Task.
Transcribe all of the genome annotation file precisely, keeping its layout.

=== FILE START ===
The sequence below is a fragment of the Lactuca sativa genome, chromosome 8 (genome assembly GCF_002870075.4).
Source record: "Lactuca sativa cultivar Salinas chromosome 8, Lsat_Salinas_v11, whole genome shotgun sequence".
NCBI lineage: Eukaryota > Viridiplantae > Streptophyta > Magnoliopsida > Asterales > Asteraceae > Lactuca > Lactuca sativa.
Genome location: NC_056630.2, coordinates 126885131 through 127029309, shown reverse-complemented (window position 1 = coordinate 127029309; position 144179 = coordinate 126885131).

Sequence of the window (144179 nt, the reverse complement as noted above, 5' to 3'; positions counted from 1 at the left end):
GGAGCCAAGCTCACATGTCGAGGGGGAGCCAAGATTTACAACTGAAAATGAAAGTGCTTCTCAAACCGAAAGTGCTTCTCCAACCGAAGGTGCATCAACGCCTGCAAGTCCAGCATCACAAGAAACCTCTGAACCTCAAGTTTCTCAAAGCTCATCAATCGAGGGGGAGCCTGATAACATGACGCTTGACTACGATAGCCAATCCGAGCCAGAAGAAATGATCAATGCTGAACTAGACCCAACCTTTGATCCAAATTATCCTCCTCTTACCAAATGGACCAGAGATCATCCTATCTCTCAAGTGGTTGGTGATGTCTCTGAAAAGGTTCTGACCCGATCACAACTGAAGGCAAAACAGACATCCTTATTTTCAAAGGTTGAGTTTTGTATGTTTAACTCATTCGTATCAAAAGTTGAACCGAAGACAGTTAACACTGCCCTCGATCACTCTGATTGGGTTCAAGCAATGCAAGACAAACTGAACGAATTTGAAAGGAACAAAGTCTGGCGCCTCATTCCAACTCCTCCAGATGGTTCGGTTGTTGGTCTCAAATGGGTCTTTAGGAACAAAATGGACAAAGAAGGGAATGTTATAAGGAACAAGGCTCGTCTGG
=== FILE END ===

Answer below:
The sequence below is a fragment of the Lactuca sativa genome, chromosome 8 (genome assembly GCF_002870075.4).
Source record: "Lactuca sativa cultivar Salinas chromosome 8, Lsat_Salinas_v11, whole genome shotgun sequence".
NCBI lineage: Eukaryota > Viridiplantae > Streptophyta > Magnoliopsida > Asterales > Asteraceae > Lactuca > Lactuca sativa.
Genome location: NC_056630.2, coordinates 126885131 through 127029309, shown reverse-complemented (window position 1 = coordinate 127029309; position 144179 = coordinate 126885131).

Sequence of the window (144179 nt, the reverse complement as noted above, 5' to 3'; positions counted from 1 at the left end):
GGAGCCAAGCTCACATGTCGAGGGGGAGCCAAGATTTACAACTGAAAATGAAAGTGCTTCTCAAACCGAAAGTGCTTCTCCAACCGAAGGTGCATCAACGCCTGCAAGTCCAGCATCACAAGAAACCTCTGAACCTCAAGTTTCTCAAAGCTCATCAATCGAGGGGGAGCCTGATAACATGACGCTTGACTACGATAGCCAATCCGAGCCAGAAGAAATGATCAATGCTGAACTAGACCCAACCTTTGATCCAAATTATCCTCCTCTTACCAAATGGACCAGAGATCATCCTATCTCTCAAGTGGTTGGTGATGTCTCTGAAAAGGTTCTGACCCGATCACAACTGAAGGCAAAACAGACATCCTTATTTTCAAAGGTTGAGTTTTGTATGTTTAACTCATTCGTATCAAAAGTTGAACCGAAGACAGTTAACACTGCCCTCGATCACTCTGATTGGGTTCAAGCAATGCAAGACAAACTGAACGAATTTGAAAGGAACAAAGTCTGGCGCCTCATTCCAACTCCTCCAGATGGTTCGGTTGTTGGTCTCAAATGGGTCTTTAGGAACAAAATGGACAAAGAAGGGAATGTTATAAGGAACAAGGCTCGTCTGG